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Fisher, Derek James (2006) Clostridium perfringens BETA2 TOXIN: A POTENTIAL ACCESSORY TOXIN IN GASTROINTESTINAL DISEASES OF HUMANS AND DOMESTIC ANIMALS. Doctoral Dissertation, University of Pittsburgh. (Unpublished)

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Clostridium perfringens is a Gram-positive, anaerobic, spore-forming, rod-shaped bacterium that causes histotoxic infections and enterotoxaemias in humans and domestic animals. This bacterium owes its pathogenicity to the production of a large arsenal of toxins, including the C. perfringens enterotoxin (CPE) and beta2 toxin (CPB2). Type A, cpe-chromosomal isolates cause human food-poisoning (FP), whereas type A, cpe-plasmid isolates cause human antibiotic associated diarrhea (AAD). Symptoms of AAD are more severe and longer in duration than symptoms of FP. We hypothesized that AAD isolates may produce an accessory toxin, which would contribute to pathogenesis, as an explanation for these symptomatic differences. Consequently, the goal of this dissertation was to determine; 1) whether the recently discovered, plasmid-encoded, CPB2 toxin was produced by AAD isolates, 2) how this toxin functions in vitro, and 3) its role in vivo (in the context of human and animal disease). PCR analysis, pulsed-field gel electrophoresis/Southern blotting, and DNA sequencing determined that the cpb2 gene is preferentially associated with AAD isolates (but not FP isolates), in part, due to its presence on some cpe-encoding plasmids. Sequencing of cpe and cpe/cpb2 plasmids found a large region of plasmid DNA, encoding a conjugal-gene cluster, which appears conserved amongst most C. perfringens virulence plasmids. Subsequent sequencing of a number of cpb2 genes identified two CPB2 variants, both of which are produced (detected using Western blot). Neutral red cytotoxicity assays using purified CPB2 demonstrated that CPB2h1 is more cytotoxic for Caco-2 cells than CPB2h2 and this activity is heat labile. Further in vitro work (using 86Rubidium release assays and osmotic stabilizers) suggested that CPB2 acts by disrupting membrane permeability. In vivo experiments confirmed that our CPB2 preparations also were lethal using a mouse intravenous injection model. However, efforts to develop a more realistic model of pathogenesis (which initiates in the intestines) should be continued to furtheranalyze the role of CPB2 in pathogenesis. Ultimately, the production of CPB2 by most AAD isolates, as opposed to FP isolates, could provide an explanation for the more severe symptoms associated with AAD cases and suggests that CPB2 may be involved in human gastrointestinal disease.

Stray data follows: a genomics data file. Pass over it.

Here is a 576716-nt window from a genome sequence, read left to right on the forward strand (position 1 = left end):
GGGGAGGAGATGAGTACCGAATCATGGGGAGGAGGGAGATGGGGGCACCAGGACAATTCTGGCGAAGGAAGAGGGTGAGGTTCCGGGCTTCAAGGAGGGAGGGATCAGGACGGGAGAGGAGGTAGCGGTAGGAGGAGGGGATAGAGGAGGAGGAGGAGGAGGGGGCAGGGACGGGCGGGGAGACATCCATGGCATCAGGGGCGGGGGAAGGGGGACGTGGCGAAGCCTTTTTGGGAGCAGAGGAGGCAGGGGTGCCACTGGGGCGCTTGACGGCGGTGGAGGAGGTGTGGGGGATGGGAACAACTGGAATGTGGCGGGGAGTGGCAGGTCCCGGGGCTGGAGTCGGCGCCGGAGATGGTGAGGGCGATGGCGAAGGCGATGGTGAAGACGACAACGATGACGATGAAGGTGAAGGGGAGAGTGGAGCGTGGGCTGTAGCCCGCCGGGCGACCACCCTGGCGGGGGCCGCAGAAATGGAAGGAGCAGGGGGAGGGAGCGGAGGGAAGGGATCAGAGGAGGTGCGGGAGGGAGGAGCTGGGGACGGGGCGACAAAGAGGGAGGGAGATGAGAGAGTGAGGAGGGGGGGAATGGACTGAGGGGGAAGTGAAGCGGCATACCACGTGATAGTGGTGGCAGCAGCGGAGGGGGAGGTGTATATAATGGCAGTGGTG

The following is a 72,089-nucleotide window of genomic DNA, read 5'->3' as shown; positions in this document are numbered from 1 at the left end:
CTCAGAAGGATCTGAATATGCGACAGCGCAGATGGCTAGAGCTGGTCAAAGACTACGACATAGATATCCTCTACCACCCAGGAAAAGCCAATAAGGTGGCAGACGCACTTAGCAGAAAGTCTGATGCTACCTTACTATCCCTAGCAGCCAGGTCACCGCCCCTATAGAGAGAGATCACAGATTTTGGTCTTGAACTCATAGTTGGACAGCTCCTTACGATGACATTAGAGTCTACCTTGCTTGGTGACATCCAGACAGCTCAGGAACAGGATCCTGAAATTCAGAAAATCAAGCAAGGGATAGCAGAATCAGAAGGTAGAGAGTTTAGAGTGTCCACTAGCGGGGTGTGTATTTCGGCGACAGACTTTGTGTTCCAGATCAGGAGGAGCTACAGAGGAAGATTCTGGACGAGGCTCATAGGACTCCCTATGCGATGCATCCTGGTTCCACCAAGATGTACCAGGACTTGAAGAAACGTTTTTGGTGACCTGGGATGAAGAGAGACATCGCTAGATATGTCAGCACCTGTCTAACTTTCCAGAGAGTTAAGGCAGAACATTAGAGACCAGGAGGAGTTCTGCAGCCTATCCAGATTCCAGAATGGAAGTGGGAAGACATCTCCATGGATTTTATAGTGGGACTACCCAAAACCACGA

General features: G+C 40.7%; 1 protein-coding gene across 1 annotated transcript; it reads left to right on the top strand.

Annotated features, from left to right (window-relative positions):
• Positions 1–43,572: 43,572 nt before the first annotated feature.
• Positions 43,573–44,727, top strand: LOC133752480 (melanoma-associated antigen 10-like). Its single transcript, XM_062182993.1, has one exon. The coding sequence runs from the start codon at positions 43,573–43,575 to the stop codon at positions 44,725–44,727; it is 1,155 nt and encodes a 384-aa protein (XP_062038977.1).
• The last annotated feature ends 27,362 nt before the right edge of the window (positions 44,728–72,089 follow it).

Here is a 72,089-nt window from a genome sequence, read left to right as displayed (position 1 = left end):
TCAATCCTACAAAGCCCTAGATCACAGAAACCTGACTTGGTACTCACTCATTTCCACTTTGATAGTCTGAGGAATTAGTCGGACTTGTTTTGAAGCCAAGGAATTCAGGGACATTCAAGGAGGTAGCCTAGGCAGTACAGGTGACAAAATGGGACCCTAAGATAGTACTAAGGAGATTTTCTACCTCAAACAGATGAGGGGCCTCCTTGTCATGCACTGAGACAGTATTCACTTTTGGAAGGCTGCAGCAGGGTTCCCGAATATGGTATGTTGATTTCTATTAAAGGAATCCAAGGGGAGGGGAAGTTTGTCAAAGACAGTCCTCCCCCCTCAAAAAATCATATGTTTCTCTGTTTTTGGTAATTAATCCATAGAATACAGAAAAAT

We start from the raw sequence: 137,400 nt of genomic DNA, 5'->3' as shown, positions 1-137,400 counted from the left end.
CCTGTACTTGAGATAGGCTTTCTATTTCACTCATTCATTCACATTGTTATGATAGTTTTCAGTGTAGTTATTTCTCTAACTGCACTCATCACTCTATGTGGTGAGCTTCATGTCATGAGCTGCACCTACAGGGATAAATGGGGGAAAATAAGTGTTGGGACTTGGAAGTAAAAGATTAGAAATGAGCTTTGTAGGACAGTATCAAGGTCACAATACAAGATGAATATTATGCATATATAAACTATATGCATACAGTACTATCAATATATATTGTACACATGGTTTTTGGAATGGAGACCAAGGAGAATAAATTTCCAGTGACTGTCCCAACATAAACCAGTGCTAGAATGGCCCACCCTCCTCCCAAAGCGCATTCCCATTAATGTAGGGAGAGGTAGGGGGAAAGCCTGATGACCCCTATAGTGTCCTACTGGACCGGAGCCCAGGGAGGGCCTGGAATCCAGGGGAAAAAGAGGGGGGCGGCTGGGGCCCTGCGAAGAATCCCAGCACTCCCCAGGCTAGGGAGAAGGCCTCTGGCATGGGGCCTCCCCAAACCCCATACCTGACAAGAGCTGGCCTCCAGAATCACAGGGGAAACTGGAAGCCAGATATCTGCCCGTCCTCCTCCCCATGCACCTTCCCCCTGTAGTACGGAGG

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Item Type: University of Pittsburgh ETD
Status: Unpublished
CreatorsEmailPitt UsernameORCID
Fisher, Derek Jamesdjf46@pitt.eduDJF46
ETD Committee:
TitleMemberEmail AddressPitt UsernameORCID
Committee ChairMcClane, Brucebamcc@mgb.pitt.eduBAMCC
Committee MemberCarroll, Jamesjcarroll@pitt.eduJCARROLL
Committee MemberHarrison,
Committee MemberKhan, Saleemkhan@mgb.pitt.eduKHAN
Committee MemberMietzner, Timothymietzner@pitt.eduMIETZNER
Date: 24 October 2006
Date Type: Completion
Defense Date: 12 October 2006
Approval Date: 24 October 2006
Submission Date: 23 October 2006
Access Restriction: No restriction; Release the ETD for access worldwide immediately.
Institution: University of Pittsburgh
Schools and Programs: School of Medicine > Molecular Virology and Microbiology
Degree: PhD - Doctor of Philosophy
Thesis Type: Doctoral Dissertation
Refereed: Yes
Uncontrolled Keywords: beta2 toxin; clostridium perfringens; enterotoxin; gastrointestinal disease
Other ID:, etd-10232006-145618
Date Deposited: 10 Nov 2011 20:03
Last Modified: 15 Nov 2016 13:50


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